If you had said to me, as recently as two weeks ago, that I would be writing a review of the new Tori Amos record, I probably would have kicked you and run away very quickly. But here I am, about to discuss Night Of Hunters with a group of people who may be just as uninterested in Amos’ career as I am. Or maybe you guys love Tori Amos and I’m about to get flamed like never before. Either way, let’s keep it on point.
In the last decade I kind of forgot that Tori Amos existed. The last album of hers that I listened to from start to finish was Under The Pink. I understood why it stood out and some latched onto it, but I didn’t care for it all. In the years since, another redheaded, piano-playing singer has made some waves. While I don’t love everything Regina Spektor has done, I do prefer her style to the 10-time Grammy nominee.
So, when I was looking at upcoming releases I just grabbed it on a whim figuring the worse that could happen is I waste a little time. As it turns out, the record is 72 minutes long, and not at all the terrible mess I was thinking it would be (and kind of hoping for).
There are things I don’t like about the record, for sure, but overall I think it’s a well-made piece of art. Lyrically Amos isn’t exactly breaking new ground-bad relationships, misogyny, abuse, and religion aren’t new to Amos. What is new is the way they’re presented. The first couple times through the album I found it to be almost like a film score with words. Very cinematic and compelling. Then as time went by I realized that Night of Hunters is basically a contemporary classical record. Someone wrote about the record and compared her to Erik Satie, which I think is pretty good (his “Gymnopedie No. 1” is brilliant).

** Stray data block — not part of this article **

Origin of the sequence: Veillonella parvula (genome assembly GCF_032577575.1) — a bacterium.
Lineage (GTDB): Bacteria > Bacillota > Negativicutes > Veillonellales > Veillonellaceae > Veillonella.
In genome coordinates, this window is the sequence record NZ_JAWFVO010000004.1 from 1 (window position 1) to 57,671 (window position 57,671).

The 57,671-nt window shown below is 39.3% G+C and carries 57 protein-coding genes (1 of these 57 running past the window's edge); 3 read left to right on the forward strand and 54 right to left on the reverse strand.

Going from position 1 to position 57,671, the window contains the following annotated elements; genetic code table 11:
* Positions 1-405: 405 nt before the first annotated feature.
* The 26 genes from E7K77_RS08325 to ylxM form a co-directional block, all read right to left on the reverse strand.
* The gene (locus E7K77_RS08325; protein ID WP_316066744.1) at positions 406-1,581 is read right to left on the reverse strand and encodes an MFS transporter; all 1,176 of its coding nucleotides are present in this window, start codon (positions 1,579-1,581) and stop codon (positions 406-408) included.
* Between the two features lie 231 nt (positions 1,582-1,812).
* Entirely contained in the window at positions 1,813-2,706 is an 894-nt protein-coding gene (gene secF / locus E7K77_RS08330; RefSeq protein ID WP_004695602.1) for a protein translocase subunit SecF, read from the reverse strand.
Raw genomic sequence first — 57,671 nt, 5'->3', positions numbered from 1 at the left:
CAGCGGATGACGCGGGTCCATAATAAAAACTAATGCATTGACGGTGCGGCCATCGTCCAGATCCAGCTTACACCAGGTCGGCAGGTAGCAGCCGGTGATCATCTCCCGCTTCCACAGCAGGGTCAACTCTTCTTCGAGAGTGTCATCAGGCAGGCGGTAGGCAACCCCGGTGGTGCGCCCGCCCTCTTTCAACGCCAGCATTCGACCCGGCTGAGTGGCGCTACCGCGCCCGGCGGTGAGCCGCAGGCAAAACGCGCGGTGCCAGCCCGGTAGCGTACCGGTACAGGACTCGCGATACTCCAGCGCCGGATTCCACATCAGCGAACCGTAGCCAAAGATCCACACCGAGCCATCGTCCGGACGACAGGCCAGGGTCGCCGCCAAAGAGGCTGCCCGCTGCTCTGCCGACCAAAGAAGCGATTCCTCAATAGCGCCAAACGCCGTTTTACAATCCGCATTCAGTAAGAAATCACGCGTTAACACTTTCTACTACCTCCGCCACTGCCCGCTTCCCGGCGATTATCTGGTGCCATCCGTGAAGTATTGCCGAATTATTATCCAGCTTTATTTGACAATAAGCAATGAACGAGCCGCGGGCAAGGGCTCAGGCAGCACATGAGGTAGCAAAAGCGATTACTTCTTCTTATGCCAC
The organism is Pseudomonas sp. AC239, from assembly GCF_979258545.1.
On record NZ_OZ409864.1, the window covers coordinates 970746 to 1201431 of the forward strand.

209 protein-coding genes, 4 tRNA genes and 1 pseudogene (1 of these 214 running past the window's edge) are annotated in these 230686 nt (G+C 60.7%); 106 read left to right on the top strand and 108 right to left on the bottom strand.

The piano work by Amos on this record is maybe her best ever, and the string arrangements really lend a depth unattainable by piano alone. Her vocals are almost operatic at times, and each song has at least a moment of brilliance. They don’t last nearly long enough though, and much of this overcooked album hangs in the chasm between boring and amazing.
My favorite song on the record is “Job’s Coffin.” It gives Tori’s daughter Natashya Hawley a chance to shine, and at ten years old her voice is ridiculous. I thought maybe it was a track that Amos had laid down years ago and never finished. Female empowerment at it’s best is how I’d describe the song, but I’ll let you guys be the judge:
I like Night Of Hunters enough to wholeheartedly endorse it for Amos fans. People who don’t consider themselves members of Team Tori might do well to give it a chance. It may not win you over, but it will change your perception of her as an artist.